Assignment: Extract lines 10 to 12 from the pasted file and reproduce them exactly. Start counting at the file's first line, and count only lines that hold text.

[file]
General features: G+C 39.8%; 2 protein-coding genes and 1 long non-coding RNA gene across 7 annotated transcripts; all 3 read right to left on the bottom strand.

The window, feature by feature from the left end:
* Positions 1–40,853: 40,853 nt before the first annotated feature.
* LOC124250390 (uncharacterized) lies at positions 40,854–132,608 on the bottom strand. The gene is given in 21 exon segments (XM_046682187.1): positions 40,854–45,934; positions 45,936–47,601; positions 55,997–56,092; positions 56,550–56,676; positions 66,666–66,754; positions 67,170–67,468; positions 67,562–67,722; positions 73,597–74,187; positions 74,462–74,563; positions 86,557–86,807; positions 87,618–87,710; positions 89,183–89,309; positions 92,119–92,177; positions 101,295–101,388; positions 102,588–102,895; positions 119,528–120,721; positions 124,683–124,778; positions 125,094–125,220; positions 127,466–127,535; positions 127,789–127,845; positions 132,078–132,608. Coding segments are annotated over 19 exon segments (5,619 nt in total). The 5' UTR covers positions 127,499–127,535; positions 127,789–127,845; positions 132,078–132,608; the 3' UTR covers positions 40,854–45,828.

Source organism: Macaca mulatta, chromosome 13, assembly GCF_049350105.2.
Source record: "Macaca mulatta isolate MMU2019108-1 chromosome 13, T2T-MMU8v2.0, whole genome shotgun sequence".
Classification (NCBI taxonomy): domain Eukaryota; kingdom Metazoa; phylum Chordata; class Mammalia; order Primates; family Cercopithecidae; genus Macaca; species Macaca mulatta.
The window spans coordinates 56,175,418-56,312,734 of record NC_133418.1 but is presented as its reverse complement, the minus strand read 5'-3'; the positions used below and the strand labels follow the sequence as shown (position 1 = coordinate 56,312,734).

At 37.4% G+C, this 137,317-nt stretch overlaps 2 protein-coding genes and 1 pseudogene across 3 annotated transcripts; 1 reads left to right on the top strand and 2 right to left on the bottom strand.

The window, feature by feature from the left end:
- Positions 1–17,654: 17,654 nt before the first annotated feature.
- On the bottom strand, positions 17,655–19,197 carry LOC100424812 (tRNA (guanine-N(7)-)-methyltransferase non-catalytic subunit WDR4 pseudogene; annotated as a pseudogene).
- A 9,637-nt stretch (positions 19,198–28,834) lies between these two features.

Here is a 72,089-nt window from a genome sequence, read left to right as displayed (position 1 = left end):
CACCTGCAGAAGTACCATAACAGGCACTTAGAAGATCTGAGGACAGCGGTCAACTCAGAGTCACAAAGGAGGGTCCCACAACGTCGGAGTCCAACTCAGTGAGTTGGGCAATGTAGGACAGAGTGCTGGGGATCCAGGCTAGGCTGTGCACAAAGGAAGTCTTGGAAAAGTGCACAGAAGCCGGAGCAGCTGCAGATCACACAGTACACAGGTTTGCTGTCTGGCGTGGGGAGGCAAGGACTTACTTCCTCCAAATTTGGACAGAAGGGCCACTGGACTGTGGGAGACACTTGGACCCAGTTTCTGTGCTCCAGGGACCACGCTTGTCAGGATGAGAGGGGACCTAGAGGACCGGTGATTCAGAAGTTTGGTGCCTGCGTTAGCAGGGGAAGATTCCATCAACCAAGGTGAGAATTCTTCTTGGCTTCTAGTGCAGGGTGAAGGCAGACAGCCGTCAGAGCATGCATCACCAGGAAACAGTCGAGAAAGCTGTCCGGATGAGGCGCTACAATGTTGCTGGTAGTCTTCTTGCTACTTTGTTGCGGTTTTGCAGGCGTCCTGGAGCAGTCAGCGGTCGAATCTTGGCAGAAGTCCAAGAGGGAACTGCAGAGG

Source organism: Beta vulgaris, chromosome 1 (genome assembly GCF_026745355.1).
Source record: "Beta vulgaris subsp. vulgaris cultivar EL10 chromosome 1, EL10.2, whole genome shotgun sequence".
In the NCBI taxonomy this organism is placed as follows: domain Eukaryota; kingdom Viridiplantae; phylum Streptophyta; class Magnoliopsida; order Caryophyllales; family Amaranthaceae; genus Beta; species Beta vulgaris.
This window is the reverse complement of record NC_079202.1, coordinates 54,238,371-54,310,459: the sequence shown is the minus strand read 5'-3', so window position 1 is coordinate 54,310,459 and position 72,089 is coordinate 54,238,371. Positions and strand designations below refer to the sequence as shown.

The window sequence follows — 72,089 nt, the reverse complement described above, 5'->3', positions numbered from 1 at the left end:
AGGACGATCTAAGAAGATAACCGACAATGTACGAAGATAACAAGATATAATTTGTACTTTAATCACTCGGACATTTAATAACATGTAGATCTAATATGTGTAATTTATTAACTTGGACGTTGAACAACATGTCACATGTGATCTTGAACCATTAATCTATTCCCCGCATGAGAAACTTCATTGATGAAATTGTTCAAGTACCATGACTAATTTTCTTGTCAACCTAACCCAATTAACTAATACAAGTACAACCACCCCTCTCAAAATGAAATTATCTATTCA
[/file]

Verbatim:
The window, feature by feature from the left end:
- Positions 1–17,654: 17,654 nt before the first annotated feature.
- On the bottom strand, positions 17,655–19,197 carry LOC100424812 (tRNA (guanine-N(7)-)-methyltransferase non-catalytic subunit WDR4 pseudogene; annotated as a pseudogene).